Tally Ho! The Iroquois Hunt Club readies for the coming foxhunting season
Take a jaunt down Old Richmond Road on some misty autumn morning and you’ll happen upon a lonely country road called Grimes Mill that winds along the picturesque Boone Creek and eventually leads you to the stone clubhouse of the Iroquois Hunt Club.
Walk through the clubhouse doors, and you’ll feel as though you’ve been transported back in time. The IHC is a place steeped in history – a seemingly secret society most are unaware still exists. But after 84 years, it’s still going strong in the Lexington area, and the passion of the principles behind this unique organization prove why it has stood the test of time.
Completed in 1808, the Iroquois clubhouse was formerly a gristmill and was a prime location where corn and wheat were ground and some of the first bourbon was distilled, bottled and shipped down the Kentucky River.
Bought by the Iroquois club members in 1928 and remodeled into a clubhouse, it now serves as the headquarters where IHC members meet and mingle on dark leather couches and relish the distinctive aroma of century-old wooden beams and floors, as well as the sight of its stately décor and hundreds of ornately framed images of members and hunt scenes from days gone by.
Primed for social gatherings, the two-story building includes a full kitchen, bar and patio that looks out onto a pristine swimming pool.
But the IHC represents more than just a social group – it’s a lifestyle in which participants are dedicated to preservation, land conservation and animal welfare. The athleticism required of and traditional attire worn by members, as well as the champion bloodlines of its English foxhunting hounds, proves their dedication to the culture of the sport.
Founded in 1880 by General Roger D. Williams, the IHC was named for Iroquois, the first American horse to win the English Derby. The club is led by president Derek Vaughan, huntsman Lilla Mason and manager/caterer Cooper Vaughan, who cooks for social dinners and special events at the clubhouse.
The hunt season corresponds with the growing season and runs from the first weekend of October through the end of March. The season, during which the IHC hunts on Wednesdays, Saturdays and Sundays, officially kicks off with a special ceremony the first Saturday of November – the blessing of the hounds.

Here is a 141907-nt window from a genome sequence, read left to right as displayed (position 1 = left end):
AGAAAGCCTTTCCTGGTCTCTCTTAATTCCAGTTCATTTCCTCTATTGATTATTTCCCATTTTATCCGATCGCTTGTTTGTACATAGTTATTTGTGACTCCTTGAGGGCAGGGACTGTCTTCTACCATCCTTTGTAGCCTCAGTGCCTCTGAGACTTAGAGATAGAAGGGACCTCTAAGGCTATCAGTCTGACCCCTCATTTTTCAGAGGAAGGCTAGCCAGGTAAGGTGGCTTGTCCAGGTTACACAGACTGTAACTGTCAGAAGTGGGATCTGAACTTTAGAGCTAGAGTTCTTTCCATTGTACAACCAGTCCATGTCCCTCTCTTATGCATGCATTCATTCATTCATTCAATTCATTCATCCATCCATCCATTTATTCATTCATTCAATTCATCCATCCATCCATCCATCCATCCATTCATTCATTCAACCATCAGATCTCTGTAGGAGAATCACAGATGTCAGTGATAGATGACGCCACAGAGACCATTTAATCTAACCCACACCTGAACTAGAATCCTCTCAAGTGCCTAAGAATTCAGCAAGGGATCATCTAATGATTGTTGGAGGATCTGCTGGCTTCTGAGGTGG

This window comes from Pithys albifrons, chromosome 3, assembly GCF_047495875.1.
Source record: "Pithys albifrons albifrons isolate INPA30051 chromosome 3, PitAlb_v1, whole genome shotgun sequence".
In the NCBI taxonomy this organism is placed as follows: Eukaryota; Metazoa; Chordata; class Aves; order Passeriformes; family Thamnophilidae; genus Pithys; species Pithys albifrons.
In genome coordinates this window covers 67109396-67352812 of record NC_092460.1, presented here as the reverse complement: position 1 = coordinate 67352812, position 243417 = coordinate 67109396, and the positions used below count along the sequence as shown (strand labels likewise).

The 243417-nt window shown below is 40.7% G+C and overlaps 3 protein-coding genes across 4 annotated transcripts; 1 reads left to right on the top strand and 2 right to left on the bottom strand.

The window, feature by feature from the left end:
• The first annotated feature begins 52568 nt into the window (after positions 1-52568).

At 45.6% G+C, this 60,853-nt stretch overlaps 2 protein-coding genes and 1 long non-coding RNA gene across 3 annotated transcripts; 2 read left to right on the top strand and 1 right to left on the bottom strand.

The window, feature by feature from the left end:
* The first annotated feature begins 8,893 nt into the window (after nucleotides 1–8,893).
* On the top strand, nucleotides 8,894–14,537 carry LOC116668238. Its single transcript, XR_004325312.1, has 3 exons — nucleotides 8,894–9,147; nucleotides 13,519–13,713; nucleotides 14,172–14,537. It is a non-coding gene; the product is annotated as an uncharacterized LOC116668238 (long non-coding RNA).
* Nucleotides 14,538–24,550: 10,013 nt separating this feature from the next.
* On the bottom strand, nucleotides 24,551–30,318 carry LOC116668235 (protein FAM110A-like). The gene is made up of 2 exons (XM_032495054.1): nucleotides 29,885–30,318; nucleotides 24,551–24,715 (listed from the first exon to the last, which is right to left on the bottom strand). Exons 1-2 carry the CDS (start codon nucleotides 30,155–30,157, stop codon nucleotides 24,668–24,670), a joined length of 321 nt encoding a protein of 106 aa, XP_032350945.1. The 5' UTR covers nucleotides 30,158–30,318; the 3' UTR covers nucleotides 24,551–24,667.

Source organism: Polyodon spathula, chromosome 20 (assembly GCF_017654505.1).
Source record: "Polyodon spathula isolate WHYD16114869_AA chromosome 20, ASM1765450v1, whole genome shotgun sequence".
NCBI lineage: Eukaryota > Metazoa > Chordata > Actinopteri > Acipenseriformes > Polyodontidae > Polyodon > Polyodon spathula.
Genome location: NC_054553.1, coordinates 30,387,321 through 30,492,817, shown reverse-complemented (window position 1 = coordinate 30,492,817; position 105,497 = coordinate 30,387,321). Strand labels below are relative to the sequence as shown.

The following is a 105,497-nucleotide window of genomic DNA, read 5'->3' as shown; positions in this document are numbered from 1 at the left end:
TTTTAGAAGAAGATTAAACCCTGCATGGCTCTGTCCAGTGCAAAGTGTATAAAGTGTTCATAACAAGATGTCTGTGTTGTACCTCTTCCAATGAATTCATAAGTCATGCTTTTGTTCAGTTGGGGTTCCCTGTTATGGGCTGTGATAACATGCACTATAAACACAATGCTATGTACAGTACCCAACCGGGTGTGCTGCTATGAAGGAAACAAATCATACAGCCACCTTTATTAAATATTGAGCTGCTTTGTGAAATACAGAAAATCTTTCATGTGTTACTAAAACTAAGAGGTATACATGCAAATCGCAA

“We invite the public to come watch … An Episcopal bishop blesses the hounds and the horses,” said Mason, who explained how hunt clubs around the world all hold similar ceremonies that day, followed by a traditional ball.
While fox hunting originated in the United Kingdom in the 16th century, it is practiced all over the globe, including Australia, Canada, France, Ireland and Italy.
The IHC consists of about 150 families, 70 of which are actively involved in hunting. Members are sent a “fixture card” for the season listing the different farms where the hunts will be located.
While the hounds used in the hunts are owned by the IHC, the horses are owned by members and range from off track Thorougbreds to Quarter Horses and draft horse crosses.
“If you have a horse with good feet and a good brain that will watch out for you with a little sense of self preservation, any horse will do,” Mason said.
“Hunting is for all levels of riders,” she continued. “We have groups of riders led by somebody that may jump a lot, or there may be a group that’s slower, or are beginners. (The sport) appeals to all ages and all demographics.”
IHC members, which is one of the oldest still-active hunt club in the country, wear purposeful garb for each hunt. Those that have shown proficiency in the field wear the IHC’s distinctive robin’s egg blue vest under their coats, and Mason is clothed in a scarlet coat with five buttons to distinguish her as the huntsman.
In her role, Mason is the focus and controller of the hunt and gives a signal to the rest of the group as to when the event will start. The hounds wait for her lead to be sent out to find the scent of a fox or coyote, and then the game begins.
“It’s really great…during the winter months when it’s cold, we’re out there enjoying hunting,” said Mason, who has been involved with the club since 1990. “It’s appealing to a lot of people that like to ride and also for people that like watching the intricacies of the hound work.”
Mason’s huntsman responsibilities are difficult in that she must make quick decisions during the hunt.
“You have to notice that the wind is coming from a certain direction which might point the hounds one way, and you must watch their body language to see what kind of scent they’re picking up,” Mason said. “You have to read all the signs all the time.”